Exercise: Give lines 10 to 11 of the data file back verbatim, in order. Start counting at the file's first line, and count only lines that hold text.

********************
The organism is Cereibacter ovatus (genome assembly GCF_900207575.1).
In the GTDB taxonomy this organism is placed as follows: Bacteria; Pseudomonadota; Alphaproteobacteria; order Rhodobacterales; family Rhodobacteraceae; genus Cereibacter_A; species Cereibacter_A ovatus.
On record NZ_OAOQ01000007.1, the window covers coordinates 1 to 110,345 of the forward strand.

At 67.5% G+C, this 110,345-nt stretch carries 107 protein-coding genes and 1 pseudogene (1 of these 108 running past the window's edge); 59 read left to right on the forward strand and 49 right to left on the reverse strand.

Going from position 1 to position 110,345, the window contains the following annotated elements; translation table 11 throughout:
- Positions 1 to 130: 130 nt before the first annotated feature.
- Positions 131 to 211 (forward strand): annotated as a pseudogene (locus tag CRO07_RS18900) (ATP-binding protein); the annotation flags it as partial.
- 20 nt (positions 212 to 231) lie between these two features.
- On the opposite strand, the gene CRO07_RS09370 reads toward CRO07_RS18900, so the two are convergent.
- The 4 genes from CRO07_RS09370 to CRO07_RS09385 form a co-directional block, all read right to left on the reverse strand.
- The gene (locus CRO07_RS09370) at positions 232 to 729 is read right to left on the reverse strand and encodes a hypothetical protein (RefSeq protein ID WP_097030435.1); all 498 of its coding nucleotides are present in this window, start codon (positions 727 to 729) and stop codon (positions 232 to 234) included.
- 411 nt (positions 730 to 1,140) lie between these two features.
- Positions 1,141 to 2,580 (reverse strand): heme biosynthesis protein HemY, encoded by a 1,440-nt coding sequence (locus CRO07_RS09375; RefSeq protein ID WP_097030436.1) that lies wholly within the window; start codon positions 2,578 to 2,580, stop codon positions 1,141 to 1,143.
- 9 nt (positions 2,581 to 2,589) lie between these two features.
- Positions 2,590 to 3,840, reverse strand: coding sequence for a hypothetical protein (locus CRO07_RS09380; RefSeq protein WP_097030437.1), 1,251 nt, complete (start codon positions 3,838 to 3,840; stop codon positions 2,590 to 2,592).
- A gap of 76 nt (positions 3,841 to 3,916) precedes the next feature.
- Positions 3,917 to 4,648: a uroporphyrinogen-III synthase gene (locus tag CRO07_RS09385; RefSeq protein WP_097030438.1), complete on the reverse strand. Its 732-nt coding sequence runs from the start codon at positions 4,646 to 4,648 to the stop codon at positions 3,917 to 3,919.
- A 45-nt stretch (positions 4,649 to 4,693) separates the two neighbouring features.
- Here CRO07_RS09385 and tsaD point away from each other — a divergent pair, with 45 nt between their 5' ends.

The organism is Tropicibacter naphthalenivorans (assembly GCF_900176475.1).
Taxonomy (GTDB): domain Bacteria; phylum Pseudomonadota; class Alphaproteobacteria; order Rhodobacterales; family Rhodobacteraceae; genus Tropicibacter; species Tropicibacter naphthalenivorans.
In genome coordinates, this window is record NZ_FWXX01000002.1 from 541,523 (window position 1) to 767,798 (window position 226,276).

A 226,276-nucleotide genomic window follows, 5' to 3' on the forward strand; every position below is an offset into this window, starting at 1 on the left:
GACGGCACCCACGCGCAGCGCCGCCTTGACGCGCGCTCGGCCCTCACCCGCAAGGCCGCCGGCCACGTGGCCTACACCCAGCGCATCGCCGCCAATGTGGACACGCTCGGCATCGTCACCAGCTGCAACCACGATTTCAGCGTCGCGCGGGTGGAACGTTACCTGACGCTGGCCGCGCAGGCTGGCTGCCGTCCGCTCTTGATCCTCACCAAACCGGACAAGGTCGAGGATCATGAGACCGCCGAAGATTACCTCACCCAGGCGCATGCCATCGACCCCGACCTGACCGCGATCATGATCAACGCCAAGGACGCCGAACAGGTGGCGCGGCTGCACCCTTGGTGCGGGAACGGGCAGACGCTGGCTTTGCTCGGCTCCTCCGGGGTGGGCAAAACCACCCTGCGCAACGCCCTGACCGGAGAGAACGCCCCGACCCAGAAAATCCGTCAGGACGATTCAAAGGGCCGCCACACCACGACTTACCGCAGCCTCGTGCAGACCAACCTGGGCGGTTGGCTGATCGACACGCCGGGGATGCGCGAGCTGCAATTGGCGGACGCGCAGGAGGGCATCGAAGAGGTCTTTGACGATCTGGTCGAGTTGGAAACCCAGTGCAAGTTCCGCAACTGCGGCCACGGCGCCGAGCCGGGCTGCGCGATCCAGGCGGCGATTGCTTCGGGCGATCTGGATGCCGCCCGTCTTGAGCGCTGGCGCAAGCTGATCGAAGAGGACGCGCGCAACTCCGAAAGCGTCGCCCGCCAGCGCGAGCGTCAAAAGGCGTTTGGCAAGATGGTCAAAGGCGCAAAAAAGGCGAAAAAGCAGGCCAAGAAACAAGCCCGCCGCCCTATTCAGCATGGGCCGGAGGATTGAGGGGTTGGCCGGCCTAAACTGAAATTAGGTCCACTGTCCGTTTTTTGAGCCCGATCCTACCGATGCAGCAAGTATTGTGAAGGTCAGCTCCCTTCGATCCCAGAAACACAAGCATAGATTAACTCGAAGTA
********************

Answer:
- The 4 genes from CRO07_RS09370 to CRO07_RS09385 form a co-directional block, all read right to left on the reverse strand.
- The gene (locus CRO07_RS09370) at positions 232 to 729 is read right to left on the reverse strand and encodes a hypothetical protein (RefSeq protein ID WP_097030435.1); all 498 of its coding nucleotides are present in this window, start codon (positions 727 to 729) and stop codon (positions 232 to 234) included.